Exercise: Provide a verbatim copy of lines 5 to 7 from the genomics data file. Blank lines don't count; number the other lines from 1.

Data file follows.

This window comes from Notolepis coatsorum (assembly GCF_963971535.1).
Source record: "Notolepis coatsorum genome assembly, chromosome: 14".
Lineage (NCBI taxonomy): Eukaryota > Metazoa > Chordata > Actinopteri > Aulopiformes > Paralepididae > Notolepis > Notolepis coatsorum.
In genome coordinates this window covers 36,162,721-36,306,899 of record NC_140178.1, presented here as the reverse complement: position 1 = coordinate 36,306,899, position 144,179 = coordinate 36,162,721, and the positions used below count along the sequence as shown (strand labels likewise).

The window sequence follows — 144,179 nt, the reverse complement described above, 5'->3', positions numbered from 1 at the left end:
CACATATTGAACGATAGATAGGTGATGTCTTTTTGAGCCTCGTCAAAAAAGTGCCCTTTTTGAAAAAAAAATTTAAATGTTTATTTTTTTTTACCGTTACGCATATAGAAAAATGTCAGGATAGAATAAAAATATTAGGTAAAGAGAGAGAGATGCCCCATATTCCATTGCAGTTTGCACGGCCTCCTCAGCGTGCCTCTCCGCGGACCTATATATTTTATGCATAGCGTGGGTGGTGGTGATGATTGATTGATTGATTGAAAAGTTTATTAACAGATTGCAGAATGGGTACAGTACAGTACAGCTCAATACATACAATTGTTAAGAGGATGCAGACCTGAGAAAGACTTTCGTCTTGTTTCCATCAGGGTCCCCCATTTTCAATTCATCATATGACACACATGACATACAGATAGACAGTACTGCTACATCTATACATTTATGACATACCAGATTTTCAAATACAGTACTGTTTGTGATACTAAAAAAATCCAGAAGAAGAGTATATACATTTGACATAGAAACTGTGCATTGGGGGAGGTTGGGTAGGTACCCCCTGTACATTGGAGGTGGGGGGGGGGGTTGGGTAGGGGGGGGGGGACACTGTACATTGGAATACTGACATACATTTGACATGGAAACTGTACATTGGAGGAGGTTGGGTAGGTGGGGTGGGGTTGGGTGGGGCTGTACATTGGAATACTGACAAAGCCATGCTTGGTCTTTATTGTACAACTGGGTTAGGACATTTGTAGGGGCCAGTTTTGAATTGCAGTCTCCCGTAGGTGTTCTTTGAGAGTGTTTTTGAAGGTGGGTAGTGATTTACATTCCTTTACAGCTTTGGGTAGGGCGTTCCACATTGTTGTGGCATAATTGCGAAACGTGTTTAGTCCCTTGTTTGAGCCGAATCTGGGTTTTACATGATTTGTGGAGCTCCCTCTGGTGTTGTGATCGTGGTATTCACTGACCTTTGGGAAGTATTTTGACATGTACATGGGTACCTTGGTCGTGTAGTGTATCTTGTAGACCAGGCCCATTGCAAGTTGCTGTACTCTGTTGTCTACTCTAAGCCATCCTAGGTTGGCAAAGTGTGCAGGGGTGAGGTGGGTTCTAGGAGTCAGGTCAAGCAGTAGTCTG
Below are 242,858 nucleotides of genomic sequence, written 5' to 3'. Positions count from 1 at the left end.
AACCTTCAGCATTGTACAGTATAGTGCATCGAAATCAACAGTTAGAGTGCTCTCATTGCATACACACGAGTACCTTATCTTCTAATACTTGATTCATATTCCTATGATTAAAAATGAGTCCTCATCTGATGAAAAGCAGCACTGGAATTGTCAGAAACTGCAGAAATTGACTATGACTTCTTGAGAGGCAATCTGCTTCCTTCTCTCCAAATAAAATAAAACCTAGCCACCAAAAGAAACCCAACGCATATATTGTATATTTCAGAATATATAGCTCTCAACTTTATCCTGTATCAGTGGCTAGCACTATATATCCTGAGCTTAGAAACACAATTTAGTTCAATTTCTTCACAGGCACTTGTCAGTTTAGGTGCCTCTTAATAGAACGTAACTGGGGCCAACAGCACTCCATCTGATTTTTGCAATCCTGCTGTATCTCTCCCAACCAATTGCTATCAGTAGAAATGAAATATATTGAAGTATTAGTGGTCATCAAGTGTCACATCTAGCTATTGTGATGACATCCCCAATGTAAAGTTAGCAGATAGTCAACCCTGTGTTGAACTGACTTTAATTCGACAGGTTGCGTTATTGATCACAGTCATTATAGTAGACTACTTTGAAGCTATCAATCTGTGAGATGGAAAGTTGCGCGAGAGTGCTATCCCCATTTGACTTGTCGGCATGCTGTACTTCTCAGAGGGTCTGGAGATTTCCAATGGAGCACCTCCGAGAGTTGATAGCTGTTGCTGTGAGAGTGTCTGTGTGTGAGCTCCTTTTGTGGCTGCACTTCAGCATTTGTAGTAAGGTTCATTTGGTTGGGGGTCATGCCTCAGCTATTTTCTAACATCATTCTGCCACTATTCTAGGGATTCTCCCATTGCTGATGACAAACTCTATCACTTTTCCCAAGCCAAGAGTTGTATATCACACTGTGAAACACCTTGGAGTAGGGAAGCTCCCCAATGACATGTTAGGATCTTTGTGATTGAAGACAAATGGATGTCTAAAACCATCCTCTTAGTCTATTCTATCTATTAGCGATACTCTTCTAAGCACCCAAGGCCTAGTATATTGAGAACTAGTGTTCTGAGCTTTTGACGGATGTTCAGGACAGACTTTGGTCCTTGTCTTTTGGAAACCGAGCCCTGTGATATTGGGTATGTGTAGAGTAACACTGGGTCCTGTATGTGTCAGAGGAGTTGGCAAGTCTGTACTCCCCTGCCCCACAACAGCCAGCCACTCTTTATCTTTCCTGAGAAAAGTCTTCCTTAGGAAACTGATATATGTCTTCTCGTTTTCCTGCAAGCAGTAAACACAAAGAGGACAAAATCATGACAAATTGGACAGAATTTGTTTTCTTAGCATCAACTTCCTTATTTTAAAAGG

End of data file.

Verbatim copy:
The window sequence follows — 144,179 nt, the reverse complement described above, 5'->3', positions numbered from 1 at the left end:
CACATATTGAACGATAGATAGGTGATGTCTTTTTGAGCCTCGTCAAAAAAGTGCCCTTTTTGAAAAAAAAATTTAAATGTTTATTTTTTTTTACCGTTACGCATATAGAAAAATGTCAGGATAGAATAAAAATATTAGGTAAAGAGAGAGAGATGCCCCATATTCCATTGCAGTTTGCACGGCCTCCTCAGCGTGCCTCTCCGCGGACCTATATATTTTATGCATAGCGTGGGTGGTGGTGATGATTGATTGATTGATTGAAAAGTTTATTAACAGATTGCAGAATGGGTACAGTACAGTACAGCTCAATACATACAATTGTTAAGAGGATGCAGACCTGAGAAAGACTTTCGTCTTGTTTCCATCAGGGTCCCCCATTTTCAATTCATCATATGACACACATGACATACAGATAGACAGTACTGCTACATCTATACATTTATGACATACCAGATTTTCAAATACAGTACTGTTTGTGATACTAAAAAAATCCAGAAGAAGAGTATATACATTTGACATAGAAACTGTGCATTGGGGGAGGTTGGGTAGGTACCCCCTGTACATTGGAGGTGGGGGGGGGGGTTGGGTAGGGGGGGGGGGACACTGTACATTGGAATACTGACATACATTTGACATGGAAACTGTACATTGGAGGAGGTTGGGTAGGTGGGGTGGGGTTGGGTGGGGCTGTACATTGGAATACTGACAAAGCCATGCTTGGTCTTTATTGTACAACTGGGTTAGGACATTTGTAGGGGCCAGTTTTGAATTGCAGTCTCCCGTAGGTGTTCTTTGAGAGTGTTTTTGAAGGTGGGTAGTGATTTACATTCCTTTACAGCTTTGGGTAGGGCGTTCCACATTGTTGTGGCATAATTGCGAAACGTGTTTAGTCCCTTGTTTGAGCCGAATCTGGGTTTTACATGATTTGTGGAGCTCCCTCTGGTGTTGTGATCGTGGTATTCACTGACCTTTGGGAAGTATTTTGACATGTACATGGGTACCTTGGTCGTGTAGTGTATCTTGTAGACCAGGCCCATTGCAAGTTGCTGTACTCTGTTGTCTACTCTAAGCCATCCTAGGTTGGCAAAGTGTGCAGGGGTGAGGTGGGTTCTAGGAGTCAGGTCAAGCAGTAGTCTG
Below are 242,858 nucleotides of genomic sequence, written 5' to 3'. Positions count from 1 at the left end.